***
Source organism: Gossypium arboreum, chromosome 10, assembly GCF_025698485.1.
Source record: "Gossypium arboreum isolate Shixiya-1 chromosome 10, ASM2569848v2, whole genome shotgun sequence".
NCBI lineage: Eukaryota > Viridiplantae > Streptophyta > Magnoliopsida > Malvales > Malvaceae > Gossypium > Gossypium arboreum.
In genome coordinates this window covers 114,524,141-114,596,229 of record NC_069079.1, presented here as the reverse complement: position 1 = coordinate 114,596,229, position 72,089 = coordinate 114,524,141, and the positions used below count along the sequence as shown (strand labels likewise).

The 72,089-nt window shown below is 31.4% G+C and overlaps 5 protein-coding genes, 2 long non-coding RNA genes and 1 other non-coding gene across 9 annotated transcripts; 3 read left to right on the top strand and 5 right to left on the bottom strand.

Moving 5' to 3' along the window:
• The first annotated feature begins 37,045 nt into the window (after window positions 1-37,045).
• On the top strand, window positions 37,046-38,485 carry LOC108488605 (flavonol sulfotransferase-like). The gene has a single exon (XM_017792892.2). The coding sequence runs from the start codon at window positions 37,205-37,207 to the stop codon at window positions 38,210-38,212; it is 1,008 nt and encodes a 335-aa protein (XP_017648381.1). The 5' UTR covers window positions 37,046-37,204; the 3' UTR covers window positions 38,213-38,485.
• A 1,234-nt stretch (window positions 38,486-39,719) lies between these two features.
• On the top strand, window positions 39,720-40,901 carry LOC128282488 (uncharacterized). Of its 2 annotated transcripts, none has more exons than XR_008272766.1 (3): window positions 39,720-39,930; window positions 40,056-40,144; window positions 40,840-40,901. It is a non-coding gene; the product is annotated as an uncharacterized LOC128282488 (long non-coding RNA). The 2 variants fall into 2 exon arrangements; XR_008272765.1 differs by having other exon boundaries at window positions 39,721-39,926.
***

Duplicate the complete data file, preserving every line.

Source organism: Gossypium arboreum, chromosome 10, assembly GCF_025698485.1.
Source record: "Gossypium arboreum isolate Shixiya-1 chromosome 10, ASM2569848v2, whole genome shotgun sequence".
NCBI lineage: Eukaryota > Viridiplantae > Streptophyta > Magnoliopsida > Malvales > Malvaceae > Gossypium > Gossypium arboreum.
In genome coordinates this window covers 114,524,141-114,596,229 of record NC_069079.1, presented here as the reverse complement: position 1 = coordinate 114,596,229, position 72,089 = coordinate 114,524,141, and the positions used below count along the sequence as shown (strand labels likewise).

The 72,089-nt window shown below is 31.4% G+C and overlaps 5 protein-coding genes, 2 long non-coding RNA genes and 1 other non-coding gene across 9 annotated transcripts; 3 read left to right on the top strand and 5 right to left on the bottom strand.

Moving 5' to 3' along the window:
• The first annotated feature begins 37,045 nt into the window (after window positions 1-37,045).
• On the top strand, window positions 37,046-38,485 carry LOC108488605 (flavonol sulfotransferase-like). The gene has a single exon (XM_017792892.2). The coding sequence runs from the start codon at window positions 37,205-37,207 to the stop codon at window positions 38,210-38,212; it is 1,008 nt and encodes a 335-aa protein (XP_017648381.1). The 5' UTR covers window positions 37,046-37,204; the 3' UTR covers window positions 38,213-38,485.
• A 1,234-nt stretch (window positions 38,486-39,719) lies between these two features.
• On the top strand, window positions 39,720-40,901 carry LOC128282488 (uncharacterized). Of its 2 annotated transcripts, none has more exons than XR_008272766.1 (3): window positions 39,720-39,930; window positions 40,056-40,144; window positions 40,840-40,901. It is a non-coding gene; the product is annotated as an uncharacterized LOC128282488 (long non-coding RNA). The 2 variants fall into 2 exon arrangements; XR_008272765.1 differs by having other exon boundaries at window positions 39,721-39,926.